By AOPA ePublishing staff
100LL—its rising cost, future availability, and environmental impact is on the minds of everyone in the aviation industry. AOPA is working to help find a viable fuel replacement that would have a minimal impact on our members and general aviation aircraft.
On March 17, AOPA responded to the Environmental Protection Agency’s publication of a rulemaking petition to limit lead emission from general aviation aircraft. The EPA’s move stems from a petition from the environmental group Friends of the Earth.
“Any change in the current fuel standard could have a direct impact on the safety of flight and therefore must be fully tested and FAA approved before any operational changes occur,” wrote AOPA Executive Vice President of Government Affairs Andy Cebula.
The FAA announced in January that it plans to study the aviation industry’s effect on the environment and correct problem areas. Currently, general aviation piston aircraft rely upon the use of 100LL, and there is no simple alternative fuel available.
“A suitable unleaded replacement fuel is one that can be used in all existing and new piston-powered general aviation aircraft. AOPA understands that for a percentage of aircraft, this may require engine and airframe modifications,” Cebula explained to the EPA. “Any transition plan must include adequate time for the aviation and petroleum industries to select an appropriate fuel octane and for any necessary aircraft modifications to be assessed and addressed.”
AOPA members should be assured that the association will be working with the FAA, general aviation industry, and other governmental agencies to advocate for pilots and aircraft owners.
Removing lead from avgas without having a suitable alternative would have a catastrophic impact on 30 percent of the GA fleet. High-compression engines on aircraft like Bonanza, Lancair, or Cirrus “would be unable to safely operate on a fuel with an octane rating less than that currently provided in 100LL,” AOPA explained. Lead increases fuel octane so that high-compression engines perform better and are protected from detonation, a condition that can lead to catastrophic engine failure.
In order to continue operating, the aircraft would need significant engine modifications. While this is a small percentage of the fleet, these airplanes burn an estimated 70 percent of the avgas used. This is because they burn more fuel per hour than low-compression engines and because they are frequently used for long trips, including business travel.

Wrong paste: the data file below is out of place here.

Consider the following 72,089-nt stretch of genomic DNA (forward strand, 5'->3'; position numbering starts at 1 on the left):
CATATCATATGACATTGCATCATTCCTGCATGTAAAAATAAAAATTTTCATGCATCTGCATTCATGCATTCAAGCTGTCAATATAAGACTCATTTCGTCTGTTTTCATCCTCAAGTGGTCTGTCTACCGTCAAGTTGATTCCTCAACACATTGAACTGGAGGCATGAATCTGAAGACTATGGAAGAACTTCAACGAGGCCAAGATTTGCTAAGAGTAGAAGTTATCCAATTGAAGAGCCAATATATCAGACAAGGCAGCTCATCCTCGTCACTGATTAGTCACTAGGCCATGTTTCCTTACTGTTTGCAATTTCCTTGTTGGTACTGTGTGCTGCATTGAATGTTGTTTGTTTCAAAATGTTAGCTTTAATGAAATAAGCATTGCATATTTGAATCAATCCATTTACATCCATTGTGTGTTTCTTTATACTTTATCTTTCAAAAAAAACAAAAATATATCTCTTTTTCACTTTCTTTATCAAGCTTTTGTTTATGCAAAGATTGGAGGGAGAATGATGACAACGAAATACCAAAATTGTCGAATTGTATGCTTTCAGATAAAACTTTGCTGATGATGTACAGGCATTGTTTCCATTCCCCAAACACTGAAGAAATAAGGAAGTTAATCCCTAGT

Seventy percent of the fleet has low-compression engines, like the older Cessna Skyhawks and Piper Cherokees, and could run on a lower octane fuel without needing significant engine modifications. One alternative for these aircraft has been automobile gasoline. Many aircraft already have supplemental type certificates (STCs) that allow them to run on automobile gasoline.
However, 51 percent of automotive fuel is blended with ethanol, and the percentage is likely to increase. Aircraft operating with automotive fuel STCs cannot use fuel with ethanol in it. Ethanol-blended automotive gasoline causes problems for aircraft and engines that can lead to deterioration in parts of the fuel system.
As a member of the Coordinating Research Council (CRC), AOPA is working with petroleum producers; researchers; airframe, engine, and component manufacturers; universities; and others to review and develop alternative fuels that would require minimal modification to existing piston-engine aircraft.
“The panel has been working on a regular basis to exchange ideas and hopefully come up with a transparent solution to replace 100LL,” Cebula wrote. “The majority of the CRC’s work has been on testing an unleaded fuel that can provide the same octane level as 100LL.”
AOPA also has been a supporter of the FAA’s William J. Hughes Technical Center, which has been searching for a lead-free avgas alternative since the 1990s. The association regularly lobbies Congress to keep funding going to the research facility and had funding for it inserted in the House FAA funding bill.
“Getting the lead out of aviation fuel is not a simple, straightforward process,” Cebula concluded, explaining that AOPA will be involved every step of the way.
March 19, 2008